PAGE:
Updated: May 17
To invoke US conglomerate Berkshire Hathaway’s vice chairman Charlie Munger: if investing is not thematic, what the hell is it? Here is my simple investment ‘theme’: own things that go up; and do not own things that go down.
"Some of these trends will persist, others will not"
That is frivolous I know, but there is an important point here. The funds industry has coined the term ‘thematic investing’ for a reason. For me, thematic investing is about identifying long-term trends, then thinking about who the beneficiaries will be. This approach makes sense because it is actually easier to predict things over the long term than over the short term. To wit, I cannot say with confidence what the weather will be like a month from now, but I am almost certain it will be much hotter in 2100.
Predictability is all about pattern. Look at an entire photograph and the subject matter, the ‘pattern’, will be evident. On a small scale, however, you will only see ‘noise’.
Whether you are a professional or an amateur investor, there are a few ways to identify future long-term trends that are likely to persist. One is to look at which companies, sectors or countries have performed consistently well over the last couple of decades.
Those that spring to mind are internet-oriented companies such as Amazon; consumer technology companies such as Apple; the biotechnology sector; and emerging markets such as India.
There are long-term trends behind each of these. Amazon’s success reflects the trend towards online shopping, driven both by convenience and cost. Apple has been about miniaturisation, supported by competition beating design. The stellar performance in general of the biotech sector has been driven by a few long-term trends, whether ageing populations, increasing understanding of the DNA code and, as we are now all too aware, temperatures the rising risk posed by viruses. As for India, it is one of a handful of emerging markets that have benefited from globalisation, key competitive advantages such as a low-cost, well educated work force and, perhaps most importantly, an established shareholder oriented culture.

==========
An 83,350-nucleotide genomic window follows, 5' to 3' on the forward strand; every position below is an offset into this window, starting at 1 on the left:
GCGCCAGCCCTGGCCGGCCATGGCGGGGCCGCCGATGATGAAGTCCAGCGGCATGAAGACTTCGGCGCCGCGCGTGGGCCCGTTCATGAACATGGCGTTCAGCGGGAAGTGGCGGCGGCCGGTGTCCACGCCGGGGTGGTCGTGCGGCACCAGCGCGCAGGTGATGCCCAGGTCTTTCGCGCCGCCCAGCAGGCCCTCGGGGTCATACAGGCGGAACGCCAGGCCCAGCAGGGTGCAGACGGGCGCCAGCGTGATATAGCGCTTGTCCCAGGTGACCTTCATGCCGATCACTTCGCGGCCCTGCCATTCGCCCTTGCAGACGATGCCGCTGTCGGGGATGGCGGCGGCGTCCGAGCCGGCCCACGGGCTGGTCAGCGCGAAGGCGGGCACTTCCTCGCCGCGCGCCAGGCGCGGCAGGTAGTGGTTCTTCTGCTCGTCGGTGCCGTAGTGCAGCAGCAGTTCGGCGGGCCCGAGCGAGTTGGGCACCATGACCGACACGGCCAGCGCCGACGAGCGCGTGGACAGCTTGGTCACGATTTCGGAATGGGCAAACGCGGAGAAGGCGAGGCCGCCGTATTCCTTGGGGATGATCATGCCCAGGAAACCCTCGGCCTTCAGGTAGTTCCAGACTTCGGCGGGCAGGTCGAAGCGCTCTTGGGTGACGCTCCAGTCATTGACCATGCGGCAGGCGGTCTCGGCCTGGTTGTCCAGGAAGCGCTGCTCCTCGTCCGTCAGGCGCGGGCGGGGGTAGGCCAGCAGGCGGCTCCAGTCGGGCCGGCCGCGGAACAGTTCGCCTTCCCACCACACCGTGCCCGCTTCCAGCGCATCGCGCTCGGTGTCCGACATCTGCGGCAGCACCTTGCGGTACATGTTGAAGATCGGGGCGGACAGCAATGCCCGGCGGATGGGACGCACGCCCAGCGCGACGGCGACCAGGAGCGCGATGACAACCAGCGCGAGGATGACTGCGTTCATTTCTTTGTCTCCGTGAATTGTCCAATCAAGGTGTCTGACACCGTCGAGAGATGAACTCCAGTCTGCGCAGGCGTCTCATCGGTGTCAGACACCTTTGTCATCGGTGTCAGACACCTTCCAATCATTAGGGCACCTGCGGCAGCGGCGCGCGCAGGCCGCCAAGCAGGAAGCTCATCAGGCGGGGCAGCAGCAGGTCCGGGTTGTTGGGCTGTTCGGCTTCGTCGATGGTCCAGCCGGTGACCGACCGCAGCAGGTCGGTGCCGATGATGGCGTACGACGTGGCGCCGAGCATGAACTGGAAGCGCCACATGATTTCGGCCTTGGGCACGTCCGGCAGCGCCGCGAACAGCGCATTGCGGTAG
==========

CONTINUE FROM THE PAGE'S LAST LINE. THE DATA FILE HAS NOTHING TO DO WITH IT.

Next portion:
Some of these trends will persist, others will not. Globalisation is under threat, as countries, for whatever reason, appear less interested in international cooperation. On the other hand, populations will continue to age, driven by falling birth rates, technological advance will continue to drive miniaturisation, and there are still plenty of ways in which shopping can be made even easier.
Another approach is to think about the world’s big problems. Sadly, there are many, whether destruction of biodiversity and related collapse of ecosystems, rising global temperatures and resulting economic, political and social instability, increasing inequality and its impact on poor countries, poisoning of the biosphere through pollution, rising risk of pandemics as we encroach on the natural world where previously ring-fenced viruses tend to reside, cybercrime, chronic tax evasion and avoidance, rising populism and the prospect of a new cold war era. Encouragingly, however, there are many people around the world dedicated to finding solutions to these problems, so it is not all doom and gloom.
A third approach is to seek out futurologists whose business it is to think about long-term trends, particularly those that have not even got started yet.
The second step in the process, namely determining who the beneficiaries of trends will be, is just as important. The trend towards decriminalisation of marijuana has gone hand in hand with its increasing use as a medicine. However, competition has meant that investment in marijuana companies, whether upstream or downstream, has been an unprofitable exercise.
Ultimately, the most important aspect of thematic investing does not relate to the themes themselves but to mindset. The cost of positioning your portfolio in particular companies, sectors, and countries that will ride long term trends is that from time-to-time your portfolio will underperform markets in general, perhaps significantly; the reality is that nothing ever goes in a straight line.
Think of these periods as affirmations that you are doing the right thing, rather than as reasons to panic and abandon what is an eminently sensible approach.
Published in What Investment
The views expressed in this communication are those of Peter Elston at the time of writing and are subject to change without notice. They do not constitute investment advice and whilst all reasonable efforts have been used to ensure the accuracy of the information contained in this communication, the reliability, completeness or accuracy of the content cannot be guaranteed. This communication provides information for professional use only and should not be relied upon by retail investors as the sole basis for investment.